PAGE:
Pain and mistakes – A toddler will not touch the hot stove again after they’ve touched it the first time and been burned. A project manager will not [insert your mistake here] again after they’ve done it the first time and have been burned. There’s much to be said about learning from your mistakes that directly feeds into competence.
Learn from others – Become competent by learning from others. You don’t have to reinvent the wheel. There doesn’t need to be the pride of ownership where your brilliance, knowledge, and insight thought of everything. Use collaboration software to share ideas and transfer knowledge. There’s just not enough time in the day. Ask people who are more experienced than you, in different industries, or have made mistakes so you don’t have to. Read LOTS of books about LOTS of things. Learning from others is one of the best, fastest, and least painful ways to shortcut the path toward competence.
Once you have established that you know what you are talking about…then start acting like you know what you are talking point. There is nothing sadder than a project manager (leader) that is suffering from a lack of confidence. There is a quiver in their voice, a bit of mumbling, and a hesitancy to speak up. Nobody wants to follow somebody else that is unsure of where they are going themselves.How can you gain confidence? The first thing to do is to gain competence (see above). Just by the fact that you “know your stuff” you will begin to exhibit a certain level of confidence. Then, after a project is successful (or 2, or 3, or 100 projects are successful) then you will begin to ooze with confidence. People will look forward to your collaboration sessions. If you always check your facts twice and corroborate with two or three different sources you will be able to speak from a position of authority and confidence rather than a position of weakness and uncertainty.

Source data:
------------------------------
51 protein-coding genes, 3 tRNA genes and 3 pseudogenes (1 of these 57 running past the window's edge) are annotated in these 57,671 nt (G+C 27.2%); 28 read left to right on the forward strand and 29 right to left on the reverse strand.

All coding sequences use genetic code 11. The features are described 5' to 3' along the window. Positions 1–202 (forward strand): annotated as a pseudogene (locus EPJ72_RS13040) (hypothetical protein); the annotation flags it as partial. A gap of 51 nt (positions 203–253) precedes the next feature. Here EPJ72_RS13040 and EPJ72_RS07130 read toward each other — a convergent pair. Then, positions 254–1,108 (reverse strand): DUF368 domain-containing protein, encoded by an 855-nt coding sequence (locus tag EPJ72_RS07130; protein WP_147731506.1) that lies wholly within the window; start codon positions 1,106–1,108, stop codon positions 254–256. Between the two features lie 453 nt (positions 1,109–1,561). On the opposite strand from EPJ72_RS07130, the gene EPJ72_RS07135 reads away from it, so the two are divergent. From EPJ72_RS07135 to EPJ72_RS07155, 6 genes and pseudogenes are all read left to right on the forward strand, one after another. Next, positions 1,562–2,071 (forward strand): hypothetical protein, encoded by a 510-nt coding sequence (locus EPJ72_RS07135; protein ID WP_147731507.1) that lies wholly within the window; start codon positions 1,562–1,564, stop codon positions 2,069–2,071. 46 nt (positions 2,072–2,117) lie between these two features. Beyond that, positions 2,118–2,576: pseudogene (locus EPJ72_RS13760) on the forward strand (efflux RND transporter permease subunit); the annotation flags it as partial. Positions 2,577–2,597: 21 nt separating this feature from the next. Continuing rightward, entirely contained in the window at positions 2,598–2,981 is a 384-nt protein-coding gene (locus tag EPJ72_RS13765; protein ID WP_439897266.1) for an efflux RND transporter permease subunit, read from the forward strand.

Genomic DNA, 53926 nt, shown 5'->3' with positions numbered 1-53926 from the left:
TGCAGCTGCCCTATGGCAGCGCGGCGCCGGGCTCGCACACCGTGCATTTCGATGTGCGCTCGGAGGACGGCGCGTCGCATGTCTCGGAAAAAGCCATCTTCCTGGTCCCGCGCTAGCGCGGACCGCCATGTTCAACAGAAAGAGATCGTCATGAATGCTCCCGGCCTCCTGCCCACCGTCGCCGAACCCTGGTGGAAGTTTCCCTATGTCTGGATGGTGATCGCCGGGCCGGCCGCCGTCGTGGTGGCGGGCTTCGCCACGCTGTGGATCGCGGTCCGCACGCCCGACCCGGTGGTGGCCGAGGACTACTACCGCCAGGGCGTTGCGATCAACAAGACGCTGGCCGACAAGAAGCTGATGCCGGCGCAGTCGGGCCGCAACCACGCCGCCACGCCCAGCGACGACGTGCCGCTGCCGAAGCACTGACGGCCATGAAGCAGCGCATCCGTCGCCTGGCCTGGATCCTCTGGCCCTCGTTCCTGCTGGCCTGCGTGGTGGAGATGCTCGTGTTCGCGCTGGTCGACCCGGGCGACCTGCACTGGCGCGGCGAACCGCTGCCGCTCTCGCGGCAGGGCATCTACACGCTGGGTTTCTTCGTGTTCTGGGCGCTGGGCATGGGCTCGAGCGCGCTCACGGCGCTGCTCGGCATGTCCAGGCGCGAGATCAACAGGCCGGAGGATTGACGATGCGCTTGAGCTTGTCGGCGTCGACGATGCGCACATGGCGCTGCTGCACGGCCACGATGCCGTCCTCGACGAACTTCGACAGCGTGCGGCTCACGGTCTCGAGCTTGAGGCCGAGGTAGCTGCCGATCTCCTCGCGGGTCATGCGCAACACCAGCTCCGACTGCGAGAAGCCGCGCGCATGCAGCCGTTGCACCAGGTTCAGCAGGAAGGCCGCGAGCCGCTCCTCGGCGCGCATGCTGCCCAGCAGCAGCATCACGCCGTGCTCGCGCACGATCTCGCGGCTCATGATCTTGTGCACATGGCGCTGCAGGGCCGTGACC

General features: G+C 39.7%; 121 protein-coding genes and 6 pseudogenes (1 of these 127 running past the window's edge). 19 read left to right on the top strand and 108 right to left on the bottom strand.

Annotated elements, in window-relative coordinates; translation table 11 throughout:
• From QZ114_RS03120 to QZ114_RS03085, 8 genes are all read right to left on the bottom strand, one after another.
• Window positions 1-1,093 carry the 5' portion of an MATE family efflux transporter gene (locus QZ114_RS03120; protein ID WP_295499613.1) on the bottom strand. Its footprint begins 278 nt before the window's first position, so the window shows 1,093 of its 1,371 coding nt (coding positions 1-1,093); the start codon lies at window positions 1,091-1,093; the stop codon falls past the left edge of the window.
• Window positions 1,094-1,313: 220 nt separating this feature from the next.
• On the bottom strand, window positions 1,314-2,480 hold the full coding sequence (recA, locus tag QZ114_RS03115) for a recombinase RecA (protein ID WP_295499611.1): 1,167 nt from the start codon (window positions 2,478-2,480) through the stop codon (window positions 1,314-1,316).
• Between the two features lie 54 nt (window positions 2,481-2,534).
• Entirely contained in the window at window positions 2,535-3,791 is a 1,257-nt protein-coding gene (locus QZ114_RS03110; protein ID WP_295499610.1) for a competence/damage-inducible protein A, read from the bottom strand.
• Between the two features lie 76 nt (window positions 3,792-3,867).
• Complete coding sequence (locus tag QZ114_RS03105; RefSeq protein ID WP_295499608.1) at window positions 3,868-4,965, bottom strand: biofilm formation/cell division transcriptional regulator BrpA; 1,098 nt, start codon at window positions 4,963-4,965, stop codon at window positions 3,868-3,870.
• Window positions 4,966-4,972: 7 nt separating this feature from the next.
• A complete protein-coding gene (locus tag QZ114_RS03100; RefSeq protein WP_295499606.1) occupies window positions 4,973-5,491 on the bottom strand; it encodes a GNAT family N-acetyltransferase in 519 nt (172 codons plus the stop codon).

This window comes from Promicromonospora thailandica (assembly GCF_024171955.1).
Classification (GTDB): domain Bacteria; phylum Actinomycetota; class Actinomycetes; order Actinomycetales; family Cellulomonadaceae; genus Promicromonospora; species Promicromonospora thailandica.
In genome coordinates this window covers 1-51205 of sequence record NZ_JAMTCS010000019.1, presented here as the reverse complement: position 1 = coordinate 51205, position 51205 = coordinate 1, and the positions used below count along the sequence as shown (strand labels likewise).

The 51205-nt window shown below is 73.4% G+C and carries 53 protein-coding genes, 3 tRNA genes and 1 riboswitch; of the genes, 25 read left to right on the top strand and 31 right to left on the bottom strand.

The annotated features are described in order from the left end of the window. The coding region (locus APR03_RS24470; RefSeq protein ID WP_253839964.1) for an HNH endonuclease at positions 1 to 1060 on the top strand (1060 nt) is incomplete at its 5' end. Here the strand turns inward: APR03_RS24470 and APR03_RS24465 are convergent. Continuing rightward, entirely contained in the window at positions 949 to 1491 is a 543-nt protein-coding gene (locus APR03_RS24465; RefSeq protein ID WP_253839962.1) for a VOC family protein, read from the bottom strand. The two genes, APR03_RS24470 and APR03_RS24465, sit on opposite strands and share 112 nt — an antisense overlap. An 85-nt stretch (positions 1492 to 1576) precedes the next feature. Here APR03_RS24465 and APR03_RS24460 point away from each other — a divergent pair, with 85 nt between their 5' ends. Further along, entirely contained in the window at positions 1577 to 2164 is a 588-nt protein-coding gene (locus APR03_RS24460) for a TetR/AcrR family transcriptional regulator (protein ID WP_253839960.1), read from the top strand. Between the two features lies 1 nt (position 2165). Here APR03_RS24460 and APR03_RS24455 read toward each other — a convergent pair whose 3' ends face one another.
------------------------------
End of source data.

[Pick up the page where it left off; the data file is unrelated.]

You’ve reached nirvana once you’ve made it this far as a project manager. Credibility is the quality of being believable or worthy of trust. This is when you’ve made it to the point of “I know you may not understand that this is the best way of doing things, but just trust me…” and they do. They put full faith and confidence in your word because they know you know what you are talking about, have been successful to this point, and have their best interest at heart.Maintain and guard your credibility with a vengeance. It takes a long time to achieve credibility and only a couple of mistakes, miscommunication, or even a professional rival attacking you to lose this priceless achievement in the blink of an eye.
Are you a project leader? If you’ve been a project manager for any length of time then by default you are a project leader. There is no room for project managers that just ‘manage’. Those days are gone and lackluster project managers have been released from their companies long ago by downsizing, layoffs, and reductions in force. Maintain your edge by bringing competence, confidence, and credibility with you wherever you go and you’ll continue to find that you can bring value to any organization.